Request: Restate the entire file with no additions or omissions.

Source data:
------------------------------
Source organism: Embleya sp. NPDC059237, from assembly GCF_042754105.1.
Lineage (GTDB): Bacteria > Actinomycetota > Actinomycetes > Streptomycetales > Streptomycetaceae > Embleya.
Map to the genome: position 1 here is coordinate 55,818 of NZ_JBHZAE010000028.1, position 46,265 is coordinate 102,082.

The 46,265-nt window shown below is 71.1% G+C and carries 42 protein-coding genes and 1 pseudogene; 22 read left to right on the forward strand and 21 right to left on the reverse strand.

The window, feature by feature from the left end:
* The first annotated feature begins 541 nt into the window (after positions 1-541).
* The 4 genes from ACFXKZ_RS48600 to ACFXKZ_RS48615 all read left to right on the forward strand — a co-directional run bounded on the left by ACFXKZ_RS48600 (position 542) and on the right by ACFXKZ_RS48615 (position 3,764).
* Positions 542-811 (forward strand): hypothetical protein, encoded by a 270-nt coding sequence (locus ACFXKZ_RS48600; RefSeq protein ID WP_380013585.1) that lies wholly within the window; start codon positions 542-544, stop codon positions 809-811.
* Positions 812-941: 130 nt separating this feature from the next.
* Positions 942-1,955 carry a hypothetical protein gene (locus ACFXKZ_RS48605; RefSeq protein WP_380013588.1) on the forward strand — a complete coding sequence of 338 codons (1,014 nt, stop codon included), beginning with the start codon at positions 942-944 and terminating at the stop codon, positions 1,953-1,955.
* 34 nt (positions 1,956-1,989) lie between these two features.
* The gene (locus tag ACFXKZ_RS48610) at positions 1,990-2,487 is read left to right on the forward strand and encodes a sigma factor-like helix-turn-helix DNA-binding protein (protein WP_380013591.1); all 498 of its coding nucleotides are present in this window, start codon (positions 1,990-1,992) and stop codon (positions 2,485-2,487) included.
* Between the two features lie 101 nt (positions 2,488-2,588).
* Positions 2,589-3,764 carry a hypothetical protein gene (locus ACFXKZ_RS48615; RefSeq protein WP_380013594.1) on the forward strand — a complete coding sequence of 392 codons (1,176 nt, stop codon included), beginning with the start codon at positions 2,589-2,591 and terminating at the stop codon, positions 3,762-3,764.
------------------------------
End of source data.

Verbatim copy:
Source organism: Embleya sp. NPDC059237, from assembly GCF_042754105.1.
Lineage (GTDB): Bacteria > Actinomycetota > Actinomycetes > Streptomycetales > Streptomycetaceae > Embleya.
Map to the genome: position 1 here is coordinate 55,818 of NZ_JBHZAE010000028.1, position 46,265 is coordinate 102,082.

The 46,265-nt window shown below is 71.1% G+C and carries 42 protein-coding genes and 1 pseudogene; 22 read left to right on the forward strand and 21 right to left on the reverse strand.

The window, feature by feature from the left end:
* The first annotated feature begins 541 nt into the window (after positions 1-541).
* The 4 genes from ACFXKZ_RS48600 to ACFXKZ_RS48615 all read left to right on the forward strand — a co-directional run bounded on the left by ACFXKZ_RS48600 (position 542) and on the right by ACFXKZ_RS48615 (position 3,764).
* Positions 542-811 (forward strand): hypothetical protein, encoded by a 270-nt coding sequence (locus ACFXKZ_RS48600; RefSeq protein ID WP_380013585.1) that lies wholly within the window; start codon positions 542-544, stop codon positions 809-811.
* Positions 812-941: 130 nt separating this feature from the next.
* Positions 942-1,955 carry a hypothetical protein gene (locus ACFXKZ_RS48605; RefSeq protein WP_380013588.1) on the forward strand — a complete coding sequence of 338 codons (1,014 nt, stop codon included), beginning with the start codon at positions 942-944 and terminating at the stop codon, positions 1,953-1,955.
* 34 nt (positions 1,956-1,989) lie between these two features.
* The gene (locus tag ACFXKZ_RS48610) at positions 1,990-2,487 is read left to right on the forward strand and encodes a sigma factor-like helix-turn-helix DNA-binding protein (protein WP_380013591.1); all 498 of its coding nucleotides are present in this window, start codon (positions 1,990-1,992) and stop codon (positions 2,485-2,487) included.
* Between the two features lie 101 nt (positions 2,488-2,588).
* Positions 2,589-3,764 carry a hypothetical protein gene (locus ACFXKZ_RS48615; RefSeq protein WP_380013594.1) on the forward strand — a complete coding sequence of 392 codons (1,176 nt, stop codon included), beginning with the start codon at positions 2,589-2,591 and terminating at the stop codon, positions 3,762-3,764.